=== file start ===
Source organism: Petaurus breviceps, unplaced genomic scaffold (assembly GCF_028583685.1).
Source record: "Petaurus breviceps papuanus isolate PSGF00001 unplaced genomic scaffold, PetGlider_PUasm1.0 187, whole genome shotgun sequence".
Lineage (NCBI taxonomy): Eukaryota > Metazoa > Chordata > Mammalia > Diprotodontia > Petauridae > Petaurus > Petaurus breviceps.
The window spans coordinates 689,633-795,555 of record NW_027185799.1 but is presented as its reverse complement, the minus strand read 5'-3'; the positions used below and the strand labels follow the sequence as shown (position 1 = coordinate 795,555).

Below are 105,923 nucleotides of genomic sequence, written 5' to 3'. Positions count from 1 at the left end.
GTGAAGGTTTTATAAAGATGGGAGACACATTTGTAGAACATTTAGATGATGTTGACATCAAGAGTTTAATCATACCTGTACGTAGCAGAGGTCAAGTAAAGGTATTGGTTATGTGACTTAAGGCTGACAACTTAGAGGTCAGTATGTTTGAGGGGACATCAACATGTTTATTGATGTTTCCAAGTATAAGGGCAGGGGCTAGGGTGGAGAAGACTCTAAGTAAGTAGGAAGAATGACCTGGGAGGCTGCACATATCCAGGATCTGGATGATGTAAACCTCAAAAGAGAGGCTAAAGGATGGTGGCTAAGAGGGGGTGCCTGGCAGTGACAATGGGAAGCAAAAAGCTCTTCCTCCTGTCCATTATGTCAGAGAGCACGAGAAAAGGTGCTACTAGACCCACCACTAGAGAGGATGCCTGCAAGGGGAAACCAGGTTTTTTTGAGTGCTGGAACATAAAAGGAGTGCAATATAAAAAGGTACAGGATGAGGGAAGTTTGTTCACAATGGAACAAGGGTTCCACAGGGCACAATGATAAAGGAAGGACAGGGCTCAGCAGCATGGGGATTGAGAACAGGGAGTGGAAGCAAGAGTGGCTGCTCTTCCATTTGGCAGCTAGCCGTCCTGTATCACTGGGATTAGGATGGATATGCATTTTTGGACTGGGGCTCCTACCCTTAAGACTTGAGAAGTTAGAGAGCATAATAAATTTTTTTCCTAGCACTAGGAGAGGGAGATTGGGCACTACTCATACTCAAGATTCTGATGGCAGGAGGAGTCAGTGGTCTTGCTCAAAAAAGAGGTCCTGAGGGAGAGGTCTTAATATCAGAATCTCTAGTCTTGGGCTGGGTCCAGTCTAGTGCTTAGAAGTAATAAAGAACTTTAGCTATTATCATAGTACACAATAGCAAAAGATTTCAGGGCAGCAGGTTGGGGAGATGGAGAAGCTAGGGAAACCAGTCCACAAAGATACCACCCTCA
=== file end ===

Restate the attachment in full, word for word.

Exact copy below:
Source organism: Petaurus breviceps, unplaced genomic scaffold (assembly GCF_028583685.1).
Source record: "Petaurus breviceps papuanus isolate PSGF00001 unplaced genomic scaffold, PetGlider_PUasm1.0 187, whole genome shotgun sequence".
Lineage (NCBI taxonomy): Eukaryota > Metazoa > Chordata > Mammalia > Diprotodontia > Petauridae > Petaurus > Petaurus breviceps.
The window spans coordinates 689,633-795,555 of record NW_027185799.1 but is presented as its reverse complement, the minus strand read 5'-3'; the positions used below and the strand labels follow the sequence as shown (position 1 = coordinate 795,555).

Below are 105,923 nucleotides of genomic sequence, written 5' to 3'. Positions count from 1 at the left end.
GTGAAGGTTTTATAAAGATGGGAGACACATTTGTAGAACATTTAGATGATGTTGACATCAAGAGTTTAATCATACCTGTACGTAGCAGAGGTCAAGTAAAGGTATTGGTTATGTGACTTAAGGCTGACAACTTAGAGGTCAGTATGTTTGAGGGGACATCAACATGTTTATTGATGTTTCCAAGTATAAGGGCAGGGGCTAGGGTGGAGAAGACTCTAAGTAAGTAGGAAGAATGACCTGGGAGGCTGCACATATCCAGGATCTGGATGATGTAAACCTCAAAAGAGAGGCTAAAGGATGGTGGCTAAGAGGGGGTGCCTGGCAGTGACAATGGGAAGCAAAAAGCTCTTCCTCCTGTCCATTATGTCAGAGAGCACGAGAAAAGGTGCTACTAGACCCACCACTAGAGAGGATGCCTGCAAGGGGAAACCAGGTTTTTTTGAGTGCTGGAACATAAAAGGAGTGCAATATAAAAAGGTACAGGATGAGGGAAGTTTGTTCACAATGGAACAAGGGTTCCACAGGGCACAATGATAAAGGAAGGACAGGGCTCAGCAGCATGGGGATTGAGAACAGGGAGTGGAAGCAAGAGTGGCTGCTCTTCCATTTGGCAGCTAGCCGTCCTGTATCACTGGGATTAGGATGGATATGCATTTTTGGACTGGGGCTCCTACCCTTAAGACTTGAGAAGTTAGAGAGCATAATAAATTTTTTTCCTAGCACTAGGAGAGGGAGATTGGGCACTACTCATACTCAAGATTCTGATGGCAGGAGGAGTCAGTGGTCTTGCTCAAAAAAGAGGTCCTGAGGGAGAGGTCTTAATATCAGAATCTCTAGTCTTGGGCTGGGTCCAGTCTAGTGCTTAGAAGTAATAAAGAACTTTAGCTATTATCATAGTACACAATAGCAAAAGATTTCAGGGCAGCAGGTTGGGGAGATGGAGAAGCTAGGGAAACCAGTCCACAAAGATACCACCCTCA